|My dream car! I will own one someday.|
I’d already created a “car replacement fund” able to well and truly cover the cost of replacing the car if I was to total it, as it seems to me that any frugal girl should be preparing for the future. So what was the obvious solution? To take out a third party fire and theft policy so that I wouldn’t be screwed if I hit a Ferrari, and cancel the comprehensive car insurance.
When I called the insurance provider I’d picked as a good bet for a new policy, the very helpful customer service rep explained an amazing phenomenon to me: if your car is worth over $10,000, you can’t get covered for anything less than comprehensive car insurance because it would give you the right to sue the insurance company for under-insuring you. I asked if this was standard across the insurance industry and he told me that for some insurers the limit is only $5,000. Basically, insurance agencies and our legal system assume that you are unable to make decisions for yourself and that you don’t understand what the policy you’re taking out actually means. Otherwise how can you have the ability to successfully sue for your choice to buy a policy that doesn’t cover your car’s value in its entirety?
I was not impressed that my plan to only have a third party policy wouldn’t work. I don’t want to go without insurance at all in case I hit that Ferrari.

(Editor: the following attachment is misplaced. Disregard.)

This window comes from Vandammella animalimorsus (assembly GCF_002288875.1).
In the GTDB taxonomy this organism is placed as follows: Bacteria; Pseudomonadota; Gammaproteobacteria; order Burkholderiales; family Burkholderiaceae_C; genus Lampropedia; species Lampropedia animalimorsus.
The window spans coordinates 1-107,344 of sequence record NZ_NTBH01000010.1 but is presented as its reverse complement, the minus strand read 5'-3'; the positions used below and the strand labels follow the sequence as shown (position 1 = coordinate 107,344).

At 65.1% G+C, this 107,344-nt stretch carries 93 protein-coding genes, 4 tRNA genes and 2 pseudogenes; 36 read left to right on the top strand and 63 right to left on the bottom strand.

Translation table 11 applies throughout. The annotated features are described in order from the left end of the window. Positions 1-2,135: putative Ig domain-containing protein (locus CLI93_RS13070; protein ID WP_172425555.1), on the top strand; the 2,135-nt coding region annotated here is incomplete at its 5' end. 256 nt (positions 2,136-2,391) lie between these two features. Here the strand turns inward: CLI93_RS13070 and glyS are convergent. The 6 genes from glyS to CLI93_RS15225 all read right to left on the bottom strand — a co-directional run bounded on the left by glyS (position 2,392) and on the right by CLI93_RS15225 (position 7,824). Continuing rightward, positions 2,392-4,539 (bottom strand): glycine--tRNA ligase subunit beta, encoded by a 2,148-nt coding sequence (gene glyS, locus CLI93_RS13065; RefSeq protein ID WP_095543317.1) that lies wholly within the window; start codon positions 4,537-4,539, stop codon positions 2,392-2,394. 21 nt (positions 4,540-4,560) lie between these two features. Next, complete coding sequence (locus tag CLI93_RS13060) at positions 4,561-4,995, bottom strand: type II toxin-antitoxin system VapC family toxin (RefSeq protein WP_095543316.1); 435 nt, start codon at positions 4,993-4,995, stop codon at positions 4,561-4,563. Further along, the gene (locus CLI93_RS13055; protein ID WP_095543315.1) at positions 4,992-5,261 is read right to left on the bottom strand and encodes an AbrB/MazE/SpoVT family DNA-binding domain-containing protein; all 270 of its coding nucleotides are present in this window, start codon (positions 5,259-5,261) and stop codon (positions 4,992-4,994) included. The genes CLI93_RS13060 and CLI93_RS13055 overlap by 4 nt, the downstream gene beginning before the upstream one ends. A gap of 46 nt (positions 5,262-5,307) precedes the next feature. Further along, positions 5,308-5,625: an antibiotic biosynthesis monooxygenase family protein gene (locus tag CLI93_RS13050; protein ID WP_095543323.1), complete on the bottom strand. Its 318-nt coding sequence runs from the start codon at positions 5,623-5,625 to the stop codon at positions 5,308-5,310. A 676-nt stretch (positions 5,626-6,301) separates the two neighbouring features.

However, this story has a happy ending. The customer service rep was able to sell me a policy for $1,074 a year, or just under $90 a month. That’s cheaper than any of the quotes I received from other insurance providers for comprehensive car insurance. It’s not as cheap and cheerful as that third party policy would have been, but it’s an annual saving of $810. It turned out to be very good timing as I had to pay close to $800 for dental work this week.
|My actual car! Which is clearly a Beetle copycat. I love you, Micra.|
Just because a service provider was the cheapest option when you last looked, doesn’t mean that’s still the case. When I first had to purchase car insurance three years ago, the provider I picked was by far the cheapest for my circumstances. Now they appear to be very overpriced compared to market standards. My circumstances have changed in that time, and maybe the insurance market has too. This doesn’t just apply for insurance: when was the last time you shopped around for an internet provider, or ran a price comparison on different mobile phone contracts?
Look at whether you really need insurance. I’m still planning to drop down to a third party policy when my car’s value is lower. A different policy may be a better fit than your current one, and if you have a very large savings fund and the value of your vehicle is low, think about what you’re gaining from having insurance coverage. Some people wouldn’t be comfortable with the thought of paying for a new car out of pocket and would rather have insurance just for peace of mind, and that’s okay too.
If you’re friendly and you ask questions, you will receive a wealth of information. The customer service rep was willing to chat to me about all kinds of insurance issues. For example, do you know that if you live in a suburb with lots of car parks (e.g. close to the central business district or a shopping centre) your insurance premiums will be higher? That’s because people are causing accidents by reversing into each other’s cars in car parks and your premium is partly based on the statistics for your suburb.